Steps for grim reaper face painting

Updated August 10, 2017

The Grim Reaper is a classic Halloween costume. Simple and spooky, it requires only a black robe, a scythe and a skull mask or makeup. Good skull makeup emphasises the face's natural bone structure to create a chilling vision of death. Creating a suitably scary Grim Reaper is easy, with only a few simple supplies needed. Once you have the basic face completed, you can embellish it as much as you like.

Paint the whole face white using a makeup sponge and white face paint. You can leave some of the area around the eyes unpainted; you will be filling these areas in with black later.

Add dark circles around the eyes using black makeup. Fill the hollow under the brow ridge completely; for added effect, you can even expand a little further onto the upper part of the cheek.

Create a black hollow to represent the skull's nose. This should sit just above the tip of the nose and be shaped like an inverted heart or the ace of spades.

Fill in the cheek, following the line of the cheekbone with black face paint and then adding a shaded area below it. This will give the face a hollow, sunken appearance. Don't be worried if the black and white makeup blend a little here; your goal is to create a shaded appearance.

Line the lips where they meet using black face paint and a makeup brush. You may want to adda a little water to your makeup to make it flow more smoothly. Draw black vertical lines up and down from the lips -- which should be white -- to create the appearance of teeth. Don't draw too many lines; only the front teeth should be visible. Seven lines to make eight teeth ought to do it. Your Grim Reaper face paint is now ready for the hood.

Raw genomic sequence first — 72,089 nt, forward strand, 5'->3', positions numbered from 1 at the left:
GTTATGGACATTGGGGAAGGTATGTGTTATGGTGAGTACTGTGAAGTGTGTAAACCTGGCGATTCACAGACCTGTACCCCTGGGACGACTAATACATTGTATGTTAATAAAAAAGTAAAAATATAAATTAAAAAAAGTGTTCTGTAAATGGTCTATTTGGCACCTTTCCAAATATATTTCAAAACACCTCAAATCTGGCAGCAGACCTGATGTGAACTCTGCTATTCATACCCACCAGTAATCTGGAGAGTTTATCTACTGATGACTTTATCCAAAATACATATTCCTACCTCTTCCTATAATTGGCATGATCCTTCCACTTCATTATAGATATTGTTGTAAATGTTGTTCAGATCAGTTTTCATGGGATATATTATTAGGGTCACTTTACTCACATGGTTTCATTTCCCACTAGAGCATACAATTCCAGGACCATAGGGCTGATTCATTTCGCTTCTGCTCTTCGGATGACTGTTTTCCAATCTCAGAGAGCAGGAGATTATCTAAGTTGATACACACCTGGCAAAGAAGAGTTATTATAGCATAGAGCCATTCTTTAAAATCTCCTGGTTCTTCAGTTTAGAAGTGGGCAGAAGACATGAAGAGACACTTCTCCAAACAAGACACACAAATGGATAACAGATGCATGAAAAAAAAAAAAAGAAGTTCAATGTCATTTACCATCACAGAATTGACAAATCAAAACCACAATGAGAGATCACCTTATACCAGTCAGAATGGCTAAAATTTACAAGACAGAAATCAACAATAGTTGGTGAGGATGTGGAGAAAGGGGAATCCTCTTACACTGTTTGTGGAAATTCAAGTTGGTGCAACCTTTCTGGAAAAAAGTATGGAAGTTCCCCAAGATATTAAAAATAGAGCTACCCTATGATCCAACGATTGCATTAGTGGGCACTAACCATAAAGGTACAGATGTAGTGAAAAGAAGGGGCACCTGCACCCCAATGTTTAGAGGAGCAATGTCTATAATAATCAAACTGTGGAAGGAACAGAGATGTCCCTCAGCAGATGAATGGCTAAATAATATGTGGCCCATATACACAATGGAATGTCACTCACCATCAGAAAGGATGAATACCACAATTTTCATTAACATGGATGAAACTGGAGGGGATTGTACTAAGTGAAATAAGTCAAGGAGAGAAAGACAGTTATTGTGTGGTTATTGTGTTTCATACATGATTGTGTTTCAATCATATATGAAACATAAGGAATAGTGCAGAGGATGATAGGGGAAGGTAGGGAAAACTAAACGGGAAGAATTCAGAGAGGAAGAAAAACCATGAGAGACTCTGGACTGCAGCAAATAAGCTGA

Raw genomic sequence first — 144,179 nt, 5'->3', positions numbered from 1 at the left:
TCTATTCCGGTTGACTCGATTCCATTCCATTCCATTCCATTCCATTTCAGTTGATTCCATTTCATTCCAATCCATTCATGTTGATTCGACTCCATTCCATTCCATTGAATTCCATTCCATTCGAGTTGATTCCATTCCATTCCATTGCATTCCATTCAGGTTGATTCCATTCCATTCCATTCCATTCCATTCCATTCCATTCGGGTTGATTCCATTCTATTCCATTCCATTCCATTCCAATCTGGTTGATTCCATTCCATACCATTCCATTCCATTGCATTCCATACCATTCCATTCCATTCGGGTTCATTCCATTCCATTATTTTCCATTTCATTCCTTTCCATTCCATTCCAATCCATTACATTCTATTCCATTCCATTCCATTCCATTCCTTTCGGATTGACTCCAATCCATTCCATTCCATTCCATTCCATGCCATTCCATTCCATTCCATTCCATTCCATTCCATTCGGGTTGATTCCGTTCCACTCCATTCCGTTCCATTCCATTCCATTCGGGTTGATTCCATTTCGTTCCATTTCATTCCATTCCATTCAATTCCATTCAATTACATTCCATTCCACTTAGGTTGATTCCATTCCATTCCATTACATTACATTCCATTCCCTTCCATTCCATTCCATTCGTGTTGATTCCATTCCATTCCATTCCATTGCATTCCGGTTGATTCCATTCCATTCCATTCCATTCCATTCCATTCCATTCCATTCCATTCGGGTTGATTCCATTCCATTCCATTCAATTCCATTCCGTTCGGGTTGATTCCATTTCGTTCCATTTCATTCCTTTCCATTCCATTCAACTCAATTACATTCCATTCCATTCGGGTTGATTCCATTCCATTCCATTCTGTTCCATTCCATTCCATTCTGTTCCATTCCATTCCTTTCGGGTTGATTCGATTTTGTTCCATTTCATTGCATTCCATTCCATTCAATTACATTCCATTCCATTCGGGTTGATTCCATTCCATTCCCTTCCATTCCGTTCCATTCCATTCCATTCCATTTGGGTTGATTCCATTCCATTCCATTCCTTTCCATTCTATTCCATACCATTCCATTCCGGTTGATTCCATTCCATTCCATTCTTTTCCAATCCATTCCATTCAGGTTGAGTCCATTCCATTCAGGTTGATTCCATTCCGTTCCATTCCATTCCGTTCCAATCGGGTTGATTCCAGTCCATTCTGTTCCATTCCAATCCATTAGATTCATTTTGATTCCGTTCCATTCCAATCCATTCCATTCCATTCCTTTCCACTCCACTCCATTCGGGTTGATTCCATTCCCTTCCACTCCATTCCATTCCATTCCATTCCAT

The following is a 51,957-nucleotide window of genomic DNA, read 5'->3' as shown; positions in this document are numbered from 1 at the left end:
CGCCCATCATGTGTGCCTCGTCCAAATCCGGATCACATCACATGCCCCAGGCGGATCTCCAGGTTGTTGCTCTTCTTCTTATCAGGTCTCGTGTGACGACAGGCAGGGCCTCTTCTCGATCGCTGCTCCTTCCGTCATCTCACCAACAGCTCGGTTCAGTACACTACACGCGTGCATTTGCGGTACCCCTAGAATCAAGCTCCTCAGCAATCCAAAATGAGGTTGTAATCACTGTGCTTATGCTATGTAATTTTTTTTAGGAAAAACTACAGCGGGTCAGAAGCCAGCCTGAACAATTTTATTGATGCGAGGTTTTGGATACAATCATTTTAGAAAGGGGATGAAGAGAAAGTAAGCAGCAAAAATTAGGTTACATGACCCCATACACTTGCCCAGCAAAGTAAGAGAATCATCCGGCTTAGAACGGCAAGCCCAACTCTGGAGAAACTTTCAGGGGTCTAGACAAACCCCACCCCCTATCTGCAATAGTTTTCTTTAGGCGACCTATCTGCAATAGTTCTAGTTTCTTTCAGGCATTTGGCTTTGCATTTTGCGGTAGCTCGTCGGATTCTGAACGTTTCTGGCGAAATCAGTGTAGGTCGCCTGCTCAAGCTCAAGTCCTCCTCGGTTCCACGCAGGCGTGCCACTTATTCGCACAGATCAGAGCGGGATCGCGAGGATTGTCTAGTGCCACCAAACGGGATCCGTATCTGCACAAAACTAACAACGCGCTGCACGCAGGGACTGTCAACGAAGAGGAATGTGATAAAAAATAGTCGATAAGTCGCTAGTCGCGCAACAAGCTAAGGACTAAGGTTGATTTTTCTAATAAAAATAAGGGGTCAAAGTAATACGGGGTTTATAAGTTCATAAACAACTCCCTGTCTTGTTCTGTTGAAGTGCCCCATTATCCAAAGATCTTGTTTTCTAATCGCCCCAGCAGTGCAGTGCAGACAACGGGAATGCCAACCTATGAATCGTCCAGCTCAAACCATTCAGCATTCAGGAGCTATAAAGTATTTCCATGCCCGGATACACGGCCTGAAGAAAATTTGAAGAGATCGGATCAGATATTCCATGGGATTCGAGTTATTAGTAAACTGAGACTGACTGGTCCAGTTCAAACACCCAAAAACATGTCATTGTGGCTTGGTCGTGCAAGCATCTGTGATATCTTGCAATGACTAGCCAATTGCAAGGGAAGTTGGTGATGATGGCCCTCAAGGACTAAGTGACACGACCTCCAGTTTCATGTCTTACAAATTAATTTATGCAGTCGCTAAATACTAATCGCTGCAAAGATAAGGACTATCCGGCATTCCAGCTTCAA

You can add further detail such as cracks or tooth definition to give your work more realism. One good place to add black makeup is the hollow of the temple. Feel for this hollow, which begins at the end of the brow ridge, and darken it to help cretae a skeletal effect. In some costumes, however, this area may be careful with the hood.


Be careful when painting in the eye sockets. Have your subject close their eyes in order to avoid getting paint in them.

Things You'll Need

  • Black and white water-based face paint
  • Makeup sponge
  • Makeup brushes
  • Water
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About the Author

Dr James Holloway has been writing about games, geek culture and whisky since 1995. A former editor of "Archaeological Review from Cambridge," he has also written for Fortean Times, Fantasy Flight Games and The Unspeakable Oath. A graduate of Cambridge University, Holloway runs the blog Gonzo History Gaming.